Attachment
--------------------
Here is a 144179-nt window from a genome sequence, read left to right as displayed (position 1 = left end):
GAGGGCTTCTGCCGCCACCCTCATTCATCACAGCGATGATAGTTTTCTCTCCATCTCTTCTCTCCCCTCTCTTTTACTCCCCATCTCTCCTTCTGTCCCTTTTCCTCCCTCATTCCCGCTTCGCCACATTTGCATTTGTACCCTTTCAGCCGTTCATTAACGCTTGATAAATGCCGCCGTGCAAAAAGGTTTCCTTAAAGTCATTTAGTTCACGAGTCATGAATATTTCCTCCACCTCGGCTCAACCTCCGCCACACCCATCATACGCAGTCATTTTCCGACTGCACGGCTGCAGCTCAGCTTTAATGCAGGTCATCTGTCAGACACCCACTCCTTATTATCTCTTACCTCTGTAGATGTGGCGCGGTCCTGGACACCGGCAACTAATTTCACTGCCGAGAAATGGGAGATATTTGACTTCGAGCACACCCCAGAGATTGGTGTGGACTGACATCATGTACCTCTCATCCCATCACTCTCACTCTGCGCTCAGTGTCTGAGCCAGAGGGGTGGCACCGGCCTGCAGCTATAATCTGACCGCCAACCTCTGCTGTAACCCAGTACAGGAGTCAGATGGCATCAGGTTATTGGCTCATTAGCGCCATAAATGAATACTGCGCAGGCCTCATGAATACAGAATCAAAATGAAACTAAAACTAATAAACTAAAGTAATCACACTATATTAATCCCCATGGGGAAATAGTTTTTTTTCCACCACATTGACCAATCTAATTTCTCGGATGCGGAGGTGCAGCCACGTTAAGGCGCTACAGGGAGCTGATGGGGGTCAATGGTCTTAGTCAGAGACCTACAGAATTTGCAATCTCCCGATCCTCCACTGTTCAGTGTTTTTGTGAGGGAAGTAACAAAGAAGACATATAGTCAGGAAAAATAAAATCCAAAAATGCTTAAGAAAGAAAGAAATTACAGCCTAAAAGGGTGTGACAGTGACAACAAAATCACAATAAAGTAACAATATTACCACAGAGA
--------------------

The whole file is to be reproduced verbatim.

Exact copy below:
Here is a 144179-nt window from a genome sequence, read left to right as displayed (position 1 = left end):
GAGGGCTTCTGCCGCCACCCTCATTCATCACAGCGATGATAGTTTTCTCTCCATCTCTTCTCTCCCCTCTCTTTTACTCCCCATCTCTCCTTCTGTCCCTTTTCCTCCCTCATTCCCGCTTCGCCACATTTGCATTTGTACCCTTTCAGCCGTTCATTAACGCTTGATAAATGCCGCCGTGCAAAAAGGTTTCCTTAAAGTCATTTAGTTCACGAGTCATGAATATTTCCTCCACCTCGGCTCAACCTCCGCCACACCCATCATACGCAGTCATTTTCCGACTGCACGGCTGCAGCTCAGCTTTAATGCAGGTCATCTGTCAGACACCCACTCCTTATTATCTCTTACCTCTGTAGATGTGGCGCGGTCCTGGACACCGGCAACTAATTTCACTGCCGAGAAATGGGAGATATTTGACTTCGAGCACACCCCAGAGATTGGTGTGGACTGACATCATGTACCTCTCATCCCATCACTCTCACTCTGCGCTCAGTGTCTGAGCCAGAGGGGTGGCACCGGCCTGCAGCTATAATCTGACCGCCAACCTCTGCTGTAACCCAGTACAGGAGTCAGATGGCATCAGGTTATTGGCTCATTAGCGCCATAAATGAATACTGCGCAGGCCTCATGAATACAGAATCAAAATGAAACTAAAACTAATAAACTAAAGTAATCACACTATATTAATCCCCATGGGGAAATAGTTTTTTTTCCACCACATTGACCAATCTAATTTCTCGGATGCGGAGGTGCAGCCACGTTAAGGCGCTACAGGGAGCTGATGGGGGTCAATGGTCTTAGTCAGAGACCTACAGAATTTGCAATCTCCCGATCCTCCACTGTTCAGTGTTTTTGTGAGGGAAGTAACAAAGAAGACATATAGTCAGGAAAAATAAAATCCAAAAATGCTTAAGAAAGAAAGAAATTACAGCCTAAAAGGGTGTGACAGTGACAACAAAATCACAATAAAGTAACAATATTACCACAGAGA